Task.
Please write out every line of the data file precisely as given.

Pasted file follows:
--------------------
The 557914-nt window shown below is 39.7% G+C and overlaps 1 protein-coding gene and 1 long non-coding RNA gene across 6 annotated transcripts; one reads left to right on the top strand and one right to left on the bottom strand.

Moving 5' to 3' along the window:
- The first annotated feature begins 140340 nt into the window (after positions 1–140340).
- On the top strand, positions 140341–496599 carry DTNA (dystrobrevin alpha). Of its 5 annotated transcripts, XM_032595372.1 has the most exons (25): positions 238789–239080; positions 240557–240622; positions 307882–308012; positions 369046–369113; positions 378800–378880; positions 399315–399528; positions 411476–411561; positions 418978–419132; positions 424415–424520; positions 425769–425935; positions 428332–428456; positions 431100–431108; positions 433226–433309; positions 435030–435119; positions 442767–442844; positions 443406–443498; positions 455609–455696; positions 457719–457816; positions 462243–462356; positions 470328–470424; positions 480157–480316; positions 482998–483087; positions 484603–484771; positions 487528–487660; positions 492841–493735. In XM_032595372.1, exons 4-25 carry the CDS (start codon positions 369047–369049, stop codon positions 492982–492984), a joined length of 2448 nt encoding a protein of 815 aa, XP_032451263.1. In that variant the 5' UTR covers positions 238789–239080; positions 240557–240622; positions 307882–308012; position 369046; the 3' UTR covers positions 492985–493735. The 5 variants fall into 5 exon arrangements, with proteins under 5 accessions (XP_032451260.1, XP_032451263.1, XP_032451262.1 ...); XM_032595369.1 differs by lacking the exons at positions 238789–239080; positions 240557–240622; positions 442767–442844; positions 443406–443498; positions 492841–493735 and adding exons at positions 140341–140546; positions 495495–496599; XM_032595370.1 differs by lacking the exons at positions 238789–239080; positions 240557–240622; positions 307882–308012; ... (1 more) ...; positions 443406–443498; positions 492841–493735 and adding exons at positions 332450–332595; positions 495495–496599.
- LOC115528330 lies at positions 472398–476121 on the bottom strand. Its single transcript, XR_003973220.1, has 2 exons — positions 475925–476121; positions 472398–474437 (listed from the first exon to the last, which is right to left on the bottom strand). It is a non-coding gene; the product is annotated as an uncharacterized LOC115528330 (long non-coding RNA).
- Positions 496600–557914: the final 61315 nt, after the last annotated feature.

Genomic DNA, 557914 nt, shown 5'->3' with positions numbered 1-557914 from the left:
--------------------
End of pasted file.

The 557914-nt window shown below is 39.7% G+C and overlaps 1 protein-coding gene and 1 long non-coding RNA gene across 6 annotated transcripts; one reads left to right on the top strand and one right to left on the bottom strand.

Moving 5' to 3' along the window:
- The first annotated feature begins 140340 nt into the window (after positions 1–140340).
- On the top strand, positions 140341–496599 carry DTNA (dystrobrevin alpha). Of its 5 annotated transcripts, XM_032595372.1 has the most exons (25): positions 238789–239080; positions 240557–240622; positions 307882–308012; positions 369046–369113; positions 378800–378880; positions 399315–399528; positions 411476–411561; positions 418978–419132; positions 424415–424520; positions 425769–425935; positions 428332–428456; positions 431100–431108; positions 433226–433309; positions 435030–435119; positions 442767–442844; positions 443406–443498; positions 455609–455696; positions 457719–457816; positions 462243–462356; positions 470328–470424; positions 480157–480316; positions 482998–483087; positions 484603–484771; positions 487528–487660; positions 492841–493735. In XM_032595372.1, exons 4-25 carry the CDS (start codon positions 369047–369049, stop codon positions 492982–492984), a joined length of 2448 nt encoding a protein of 815 aa, XP_032451263.1. In that variant the 5' UTR covers positions 238789–239080; positions 240557–240622; positions 307882–308012; position 369046; the 3' UTR covers positions 492985–493735. The 5 variants fall into 5 exon arrangements, with proteins under 5 accessions (XP_032451260.1, XP_032451263.1, XP_032451262.1 ...); XM_032595369.1 differs by lacking the exons at positions 238789–239080; positions 240557–240622; positions 442767–442844; positions 443406–443498; positions 492841–493735 and adding exons at positions 140341–140546; positions 495495–496599; XM_032595370.1 differs by lacking the exons at positions 238789–239080; positions 240557–240622; positions 307882–308012; ... (1 more) ...; positions 443406–443498; positions 492841–493735 and adding exons at positions 332450–332595; positions 495495–496599.
- LOC115528330 lies at positions 472398–476121 on the bottom strand. Its single transcript, XR_003973220.1, has 2 exons — positions 475925–476121; positions 472398–474437 (listed from the first exon to the last, which is right to left on the bottom strand). It is a non-coding gene; the product is annotated as an uncharacterized LOC115528330 (long non-coding RNA).
- Positions 496600–557914: the final 61315 nt, after the last annotated feature.

Genomic DNA, 557914 nt, shown 5'->3' with positions numbered 1-557914 from the left: